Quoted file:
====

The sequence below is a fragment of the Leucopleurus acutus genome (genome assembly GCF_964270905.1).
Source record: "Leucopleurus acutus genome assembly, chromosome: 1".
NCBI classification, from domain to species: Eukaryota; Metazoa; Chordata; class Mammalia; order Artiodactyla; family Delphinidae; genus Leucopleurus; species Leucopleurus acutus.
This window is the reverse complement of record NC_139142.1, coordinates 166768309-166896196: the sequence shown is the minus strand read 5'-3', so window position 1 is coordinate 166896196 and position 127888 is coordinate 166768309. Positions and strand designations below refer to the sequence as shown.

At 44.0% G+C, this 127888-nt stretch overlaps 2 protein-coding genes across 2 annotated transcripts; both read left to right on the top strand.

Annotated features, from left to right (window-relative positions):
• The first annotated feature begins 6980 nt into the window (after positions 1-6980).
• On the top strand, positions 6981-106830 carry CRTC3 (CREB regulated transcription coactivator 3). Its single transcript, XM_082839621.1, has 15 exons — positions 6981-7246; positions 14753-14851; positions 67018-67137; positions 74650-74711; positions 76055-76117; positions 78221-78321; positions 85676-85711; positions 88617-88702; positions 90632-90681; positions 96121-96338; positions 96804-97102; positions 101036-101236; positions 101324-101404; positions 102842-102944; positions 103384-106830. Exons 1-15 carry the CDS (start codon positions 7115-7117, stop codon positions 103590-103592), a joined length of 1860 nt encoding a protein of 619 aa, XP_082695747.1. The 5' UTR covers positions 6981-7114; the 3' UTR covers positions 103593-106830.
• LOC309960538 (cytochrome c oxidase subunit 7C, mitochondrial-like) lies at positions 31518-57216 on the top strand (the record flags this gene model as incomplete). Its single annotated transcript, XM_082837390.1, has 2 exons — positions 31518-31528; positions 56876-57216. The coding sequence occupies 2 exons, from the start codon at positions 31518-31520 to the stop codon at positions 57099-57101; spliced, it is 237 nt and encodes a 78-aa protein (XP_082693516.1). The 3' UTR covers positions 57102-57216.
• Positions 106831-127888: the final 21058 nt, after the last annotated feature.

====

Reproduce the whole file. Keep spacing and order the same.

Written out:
The sequence below is a fragment of the Leucopleurus acutus genome (genome assembly GCF_964270905.1).
Source record: "Leucopleurus acutus genome assembly, chromosome: 1".
NCBI classification, from domain to species: Eukaryota; Metazoa; Chordata; class Mammalia; order Artiodactyla; family Delphinidae; genus Leucopleurus; species Leucopleurus acutus.
This window is the reverse complement of record NC_139142.1, coordinates 166768309-166896196: the sequence shown is the minus strand read 5'-3', so window position 1 is coordinate 166896196 and position 127888 is coordinate 166768309. Positions and strand designations below refer to the sequence as shown.

At 44.0% G+C, this 127888-nt stretch overlaps 2 protein-coding genes across 2 annotated transcripts; both read left to right on the top strand.

Annotated features, from left to right (window-relative positions):
• The first annotated feature begins 6980 nt into the window (after positions 1-6980).
• On the top strand, positions 6981-106830 carry CRTC3 (CREB regulated transcription coactivator 3). Its single transcript, XM_082839621.1, has 15 exons — positions 6981-7246; positions 14753-14851; positions 67018-67137; positions 74650-74711; positions 76055-76117; positions 78221-78321; positions 85676-85711; positions 88617-88702; positions 90632-90681; positions 96121-96338; positions 96804-97102; positions 101036-101236; positions 101324-101404; positions 102842-102944; positions 103384-106830. Exons 1-15 carry the CDS (start codon positions 7115-7117, stop codon positions 103590-103592), a joined length of 1860 nt encoding a protein of 619 aa, XP_082695747.1. The 5' UTR covers positions 6981-7114; the 3' UTR covers positions 103593-106830.
• LOC309960538 (cytochrome c oxidase subunit 7C, mitochondrial-like) lies at positions 31518-57216 on the top strand (the record flags this gene model as incomplete). Its single annotated transcript, XM_082837390.1, has 2 exons — positions 31518-31528; positions 56876-57216. The coding sequence occupies 2 exons, from the start codon at positions 31518-31520 to the stop codon at positions 57099-57101; spliced, it is 237 nt and encodes a 78-aa protein (XP_082693516.1). The 3' UTR covers positions 57102-57216.
• Positions 106831-127888: the final 21058 nt, after the last annotated feature.